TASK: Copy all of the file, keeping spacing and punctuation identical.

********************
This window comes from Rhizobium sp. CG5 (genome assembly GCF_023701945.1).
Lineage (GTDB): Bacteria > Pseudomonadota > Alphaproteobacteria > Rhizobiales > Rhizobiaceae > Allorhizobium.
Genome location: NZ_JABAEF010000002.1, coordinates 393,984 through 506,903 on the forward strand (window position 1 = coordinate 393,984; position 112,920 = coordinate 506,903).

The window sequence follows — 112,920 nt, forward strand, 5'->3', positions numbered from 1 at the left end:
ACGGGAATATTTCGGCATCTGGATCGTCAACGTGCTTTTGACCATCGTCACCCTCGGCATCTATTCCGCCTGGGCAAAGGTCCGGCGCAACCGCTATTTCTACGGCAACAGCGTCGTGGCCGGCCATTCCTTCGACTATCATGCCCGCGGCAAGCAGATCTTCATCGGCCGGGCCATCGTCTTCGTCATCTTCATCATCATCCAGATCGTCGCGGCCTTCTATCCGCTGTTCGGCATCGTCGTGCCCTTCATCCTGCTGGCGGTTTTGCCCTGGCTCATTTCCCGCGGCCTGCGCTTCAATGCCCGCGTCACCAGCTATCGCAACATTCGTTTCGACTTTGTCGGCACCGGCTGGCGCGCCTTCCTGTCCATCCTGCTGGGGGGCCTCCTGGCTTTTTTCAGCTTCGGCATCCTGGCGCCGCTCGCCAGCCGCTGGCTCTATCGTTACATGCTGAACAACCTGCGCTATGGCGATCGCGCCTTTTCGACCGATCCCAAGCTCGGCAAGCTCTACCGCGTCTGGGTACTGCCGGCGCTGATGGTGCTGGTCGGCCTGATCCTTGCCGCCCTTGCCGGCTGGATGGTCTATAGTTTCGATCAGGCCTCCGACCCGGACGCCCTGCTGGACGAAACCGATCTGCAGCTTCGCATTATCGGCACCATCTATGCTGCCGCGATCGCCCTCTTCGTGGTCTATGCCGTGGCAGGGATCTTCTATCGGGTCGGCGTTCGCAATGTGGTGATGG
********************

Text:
This window comes from Rhizobium sp. CG5 (genome assembly GCF_023701945.1).
Lineage (GTDB): Bacteria > Pseudomonadota > Alphaproteobacteria > Rhizobiales > Rhizobiaceae > Allorhizobium.
Genome location: NZ_JABAEF010000002.1, coordinates 393,984 through 506,903 on the forward strand (window position 1 = coordinate 393,984; position 112,920 = coordinate 506,903).

The window sequence follows — 112,920 nt, forward strand, 5'->3', positions numbered from 1 at the left end:
ACGGGAATATTTCGGCATCTGGATCGTCAACGTGCTTTTGACCATCGTCACCCTCGGCATCTATTCCGCCTGGGCAAAGGTCCGGCGCAACCGCTATTTCTACGGCAACAGCGTCGTGGCCGGCCATTCCTTCGACTATCATGCCCGCGGCAAGCAGATCTTCATCGGCCGGGCCATCGTCTTCGTCATCTTCATCATCATCCAGATCGTCGCGGCCTTCTATCCGCTGTTCGGCATCGTCGTGCCCTTCATCCTGCTGGCGGTTTTGCCCTGGCTCATTTCCCGCGGCCTGCGCTTCAATGCCCGCGTCACCAGCTATCGCAACATTCGTTTCGACTTTGTCGGCACCGGCTGGCGCGCCTTCCTGTCCATCCTGCTGGGGGGCCTCCTGGCTTTTTTCAGCTTCGGCATCCTGGCGCCGCTCGCCAGCCGCTGGCTCTATCGTTACATGCTGAACAACCTGCGCTATGGCGATCGCGCCTTTTCGACCGATCCCAAGCTCGGCAAGCTCTACCGCGTCTGGGTACTGCCGGCGCTGATGGTGCTGGTCGGCCTGATCCTTGCCGCCCTTGCCGGCTGGATGGTCTATAGTTTCGATCAGGCCTCCGACCCGGACGCCCTGCTGGACGAAACCGATCTGCAGCTTCGCATTATCGGCACCATCTATGCTGCCGCGATCGCCCTCTTCGTGGTCTATGCCGTGGCAGGGATCTTCTATCGGGTCGGCGTTCGCAATGTGGTGATGG